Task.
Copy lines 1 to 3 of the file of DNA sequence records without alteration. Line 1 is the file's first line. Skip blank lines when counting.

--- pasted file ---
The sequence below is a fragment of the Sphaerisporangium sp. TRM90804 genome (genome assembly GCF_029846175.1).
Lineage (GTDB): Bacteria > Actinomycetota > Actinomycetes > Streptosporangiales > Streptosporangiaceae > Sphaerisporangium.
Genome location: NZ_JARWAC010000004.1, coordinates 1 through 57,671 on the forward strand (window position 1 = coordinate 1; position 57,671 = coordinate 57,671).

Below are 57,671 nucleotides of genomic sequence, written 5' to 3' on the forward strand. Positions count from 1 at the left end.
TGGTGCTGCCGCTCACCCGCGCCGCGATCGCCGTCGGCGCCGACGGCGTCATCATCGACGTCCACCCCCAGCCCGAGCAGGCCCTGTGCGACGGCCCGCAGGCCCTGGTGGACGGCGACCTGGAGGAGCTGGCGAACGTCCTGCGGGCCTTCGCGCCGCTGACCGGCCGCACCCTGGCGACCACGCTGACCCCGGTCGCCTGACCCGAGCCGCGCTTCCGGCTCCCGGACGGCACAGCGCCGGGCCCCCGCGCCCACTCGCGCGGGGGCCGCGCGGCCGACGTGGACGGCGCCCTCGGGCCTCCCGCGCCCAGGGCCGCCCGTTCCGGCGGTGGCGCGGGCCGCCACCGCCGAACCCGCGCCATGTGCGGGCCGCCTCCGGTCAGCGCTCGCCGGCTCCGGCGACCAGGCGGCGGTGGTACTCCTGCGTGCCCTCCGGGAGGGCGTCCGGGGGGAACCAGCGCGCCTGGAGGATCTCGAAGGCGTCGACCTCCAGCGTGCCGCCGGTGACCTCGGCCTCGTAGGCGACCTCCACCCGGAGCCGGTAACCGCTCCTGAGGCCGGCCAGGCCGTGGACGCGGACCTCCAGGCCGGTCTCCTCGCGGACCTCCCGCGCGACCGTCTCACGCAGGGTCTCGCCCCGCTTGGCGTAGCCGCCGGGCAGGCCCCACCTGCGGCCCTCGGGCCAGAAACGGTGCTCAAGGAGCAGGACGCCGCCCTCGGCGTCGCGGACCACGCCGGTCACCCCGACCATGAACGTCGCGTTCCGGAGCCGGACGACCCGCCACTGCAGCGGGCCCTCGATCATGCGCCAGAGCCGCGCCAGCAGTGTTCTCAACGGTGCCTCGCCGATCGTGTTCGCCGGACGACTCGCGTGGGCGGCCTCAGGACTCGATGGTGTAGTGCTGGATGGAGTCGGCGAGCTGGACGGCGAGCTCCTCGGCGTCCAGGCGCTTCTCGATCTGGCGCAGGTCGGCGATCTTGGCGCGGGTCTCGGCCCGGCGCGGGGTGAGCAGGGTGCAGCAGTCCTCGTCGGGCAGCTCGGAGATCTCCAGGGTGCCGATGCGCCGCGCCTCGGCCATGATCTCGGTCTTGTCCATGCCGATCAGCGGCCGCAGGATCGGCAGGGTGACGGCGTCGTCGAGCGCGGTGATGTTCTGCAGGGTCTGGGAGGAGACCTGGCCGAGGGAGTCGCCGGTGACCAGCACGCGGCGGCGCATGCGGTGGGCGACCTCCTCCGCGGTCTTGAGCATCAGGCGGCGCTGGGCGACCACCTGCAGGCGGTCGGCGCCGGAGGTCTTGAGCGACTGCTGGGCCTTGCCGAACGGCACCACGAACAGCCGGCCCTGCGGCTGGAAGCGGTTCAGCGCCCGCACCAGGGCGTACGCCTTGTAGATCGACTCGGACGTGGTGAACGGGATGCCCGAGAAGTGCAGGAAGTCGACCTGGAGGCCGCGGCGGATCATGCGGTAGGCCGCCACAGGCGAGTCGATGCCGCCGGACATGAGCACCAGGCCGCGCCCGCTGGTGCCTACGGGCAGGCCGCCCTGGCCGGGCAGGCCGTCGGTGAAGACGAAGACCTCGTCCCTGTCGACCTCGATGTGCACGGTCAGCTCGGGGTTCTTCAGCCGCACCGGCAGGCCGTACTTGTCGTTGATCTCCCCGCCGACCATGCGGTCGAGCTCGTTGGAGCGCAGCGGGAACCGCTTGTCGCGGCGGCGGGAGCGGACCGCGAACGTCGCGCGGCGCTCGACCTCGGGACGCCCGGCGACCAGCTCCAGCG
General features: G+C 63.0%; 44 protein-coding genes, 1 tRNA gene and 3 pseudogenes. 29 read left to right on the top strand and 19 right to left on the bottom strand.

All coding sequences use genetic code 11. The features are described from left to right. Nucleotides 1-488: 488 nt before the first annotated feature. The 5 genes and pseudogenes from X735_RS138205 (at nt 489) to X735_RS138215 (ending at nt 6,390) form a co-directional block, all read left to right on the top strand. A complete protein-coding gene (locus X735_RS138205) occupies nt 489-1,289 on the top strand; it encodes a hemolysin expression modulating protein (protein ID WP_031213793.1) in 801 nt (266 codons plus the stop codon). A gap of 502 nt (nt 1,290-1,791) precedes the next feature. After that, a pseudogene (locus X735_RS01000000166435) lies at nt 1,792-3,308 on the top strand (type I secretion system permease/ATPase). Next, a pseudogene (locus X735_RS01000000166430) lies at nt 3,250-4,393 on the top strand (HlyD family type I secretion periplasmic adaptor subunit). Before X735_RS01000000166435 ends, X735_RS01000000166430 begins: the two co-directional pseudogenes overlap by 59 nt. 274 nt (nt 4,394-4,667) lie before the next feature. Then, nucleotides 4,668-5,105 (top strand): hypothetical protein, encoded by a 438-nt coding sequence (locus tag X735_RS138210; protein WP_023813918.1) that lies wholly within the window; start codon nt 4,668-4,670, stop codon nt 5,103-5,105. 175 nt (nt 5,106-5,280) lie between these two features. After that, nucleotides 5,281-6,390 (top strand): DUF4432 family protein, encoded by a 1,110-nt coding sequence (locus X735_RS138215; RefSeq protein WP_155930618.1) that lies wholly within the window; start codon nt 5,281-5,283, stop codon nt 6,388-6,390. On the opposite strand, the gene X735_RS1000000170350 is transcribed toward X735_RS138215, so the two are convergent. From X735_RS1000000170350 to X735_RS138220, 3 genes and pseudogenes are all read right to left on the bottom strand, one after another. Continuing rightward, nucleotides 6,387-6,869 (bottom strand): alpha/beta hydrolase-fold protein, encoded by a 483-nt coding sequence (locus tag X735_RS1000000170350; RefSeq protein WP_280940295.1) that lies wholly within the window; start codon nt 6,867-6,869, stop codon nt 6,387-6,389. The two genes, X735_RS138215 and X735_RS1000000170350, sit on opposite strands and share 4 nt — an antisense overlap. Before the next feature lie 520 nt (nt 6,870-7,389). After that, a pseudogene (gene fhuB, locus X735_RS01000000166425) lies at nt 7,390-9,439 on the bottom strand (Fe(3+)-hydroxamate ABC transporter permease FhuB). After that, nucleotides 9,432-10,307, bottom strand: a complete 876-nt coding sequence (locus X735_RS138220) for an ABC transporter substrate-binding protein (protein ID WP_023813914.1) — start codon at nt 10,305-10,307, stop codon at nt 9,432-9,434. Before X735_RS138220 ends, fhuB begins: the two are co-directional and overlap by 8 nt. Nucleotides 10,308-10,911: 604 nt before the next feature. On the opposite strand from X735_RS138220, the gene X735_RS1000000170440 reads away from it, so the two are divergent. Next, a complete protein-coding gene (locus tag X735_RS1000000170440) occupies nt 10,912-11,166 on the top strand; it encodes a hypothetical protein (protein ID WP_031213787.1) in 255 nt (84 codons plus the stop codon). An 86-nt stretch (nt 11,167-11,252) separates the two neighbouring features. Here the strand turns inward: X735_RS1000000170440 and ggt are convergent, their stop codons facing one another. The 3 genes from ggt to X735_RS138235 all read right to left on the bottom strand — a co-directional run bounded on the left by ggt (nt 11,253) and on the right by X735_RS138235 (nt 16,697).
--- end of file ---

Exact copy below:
The sequence below is a fragment of the Sphaerisporangium sp. TRM90804 genome (genome assembly GCF_029846175.1).
Lineage (GTDB): Bacteria > Actinomycetota > Actinomycetes > Streptosporangiales > Streptosporangiaceae > Sphaerisporangium.
Genome location: NZ_JARWAC010000004.1, coordinates 1 through 57,671 on the forward strand (window position 1 = coordinate 1; position 57,671 = coordinate 57,671).